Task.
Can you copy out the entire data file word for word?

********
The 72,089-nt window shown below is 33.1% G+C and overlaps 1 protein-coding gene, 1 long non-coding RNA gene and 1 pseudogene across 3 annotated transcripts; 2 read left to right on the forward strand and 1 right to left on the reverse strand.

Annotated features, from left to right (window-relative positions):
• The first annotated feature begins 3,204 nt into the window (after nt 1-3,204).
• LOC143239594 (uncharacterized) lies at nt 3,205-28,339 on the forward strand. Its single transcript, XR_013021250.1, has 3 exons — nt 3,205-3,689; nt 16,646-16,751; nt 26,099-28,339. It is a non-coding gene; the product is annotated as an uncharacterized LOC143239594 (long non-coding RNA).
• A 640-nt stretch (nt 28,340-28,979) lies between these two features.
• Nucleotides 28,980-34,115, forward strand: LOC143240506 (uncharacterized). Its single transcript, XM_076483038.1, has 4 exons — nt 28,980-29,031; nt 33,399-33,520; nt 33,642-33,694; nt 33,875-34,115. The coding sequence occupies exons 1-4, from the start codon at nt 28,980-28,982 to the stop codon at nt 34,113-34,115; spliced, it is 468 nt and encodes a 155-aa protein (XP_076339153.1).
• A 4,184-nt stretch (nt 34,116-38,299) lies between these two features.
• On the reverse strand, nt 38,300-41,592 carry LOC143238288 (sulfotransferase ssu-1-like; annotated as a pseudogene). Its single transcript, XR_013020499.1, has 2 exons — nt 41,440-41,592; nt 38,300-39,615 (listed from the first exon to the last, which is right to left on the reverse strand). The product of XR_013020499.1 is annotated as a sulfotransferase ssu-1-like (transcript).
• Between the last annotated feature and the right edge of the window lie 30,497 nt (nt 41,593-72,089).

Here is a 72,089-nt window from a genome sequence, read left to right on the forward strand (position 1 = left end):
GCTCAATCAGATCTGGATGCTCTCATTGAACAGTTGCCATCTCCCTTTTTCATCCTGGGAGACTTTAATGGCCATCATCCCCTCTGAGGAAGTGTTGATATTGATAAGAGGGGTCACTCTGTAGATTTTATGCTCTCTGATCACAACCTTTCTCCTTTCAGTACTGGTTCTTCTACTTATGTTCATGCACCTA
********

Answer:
The 72,089-nt window shown below is 33.1% G+C and overlaps 1 protein-coding gene, 1 long non-coding RNA gene and 1 pseudogene across 3 annotated transcripts; 2 read left to right on the forward strand and 1 right to left on the reverse strand.

Annotated features, from left to right (window-relative positions):
• The first annotated feature begins 3,204 nt into the window (after nt 1-3,204).
• LOC143239594 (uncharacterized) lies at nt 3,205-28,339 on the forward strand. Its single transcript, XR_013021250.1, has 3 exons — nt 3,205-3,689; nt 16,646-16,751; nt 26,099-28,339. It is a non-coding gene; the product is annotated as an uncharacterized LOC143239594 (long non-coding RNA).
• A 640-nt stretch (nt 28,340-28,979) lies between these two features.
• Nucleotides 28,980-34,115, forward strand: LOC143240506 (uncharacterized). Its single transcript, XM_076483038.1, has 4 exons — nt 28,980-29,031; nt 33,399-33,520; nt 33,642-33,694; nt 33,875-34,115. The coding sequence occupies exons 1-4, from the start codon at nt 28,980-28,982 to the stop codon at nt 34,113-34,115; spliced, it is 468 nt and encodes a 155-aa protein (XP_076339153.1).
• A 4,184-nt stretch (nt 34,116-38,299) lies between these two features.
• On the reverse strand, nt 38,300-41,592 carry LOC143238288 (sulfotransferase ssu-1-like; annotated as a pseudogene). Its single transcript, XR_013020499.1, has 2 exons — nt 41,440-41,592; nt 38,300-39,615 (listed from the first exon to the last, which is right to left on the reverse strand). The product of XR_013020499.1 is annotated as a sulfotransferase ssu-1-like (transcript).
• Between the last annotated feature and the right edge of the window lie 30,497 nt (nt 41,593-72,089).

Here is a 72,089-nt window from a genome sequence, read left to right on the forward strand (position 1 = left end):
GCTCAATCAGATCTGGATGCTCTCATTGAACAGTTGCCATCTCCCTTTTTCATCCTGGGAGACTTTAATGGCCATCATCCCCTCTGAGGAAGTGTTGATATTGATAAGAGGGGTCACTCTGTAGATTTTATGCTCTCTGATCACAACCTTTCTCCTTTCAGTACTGGTTCTTCTACTTATGTTCATGCACCTA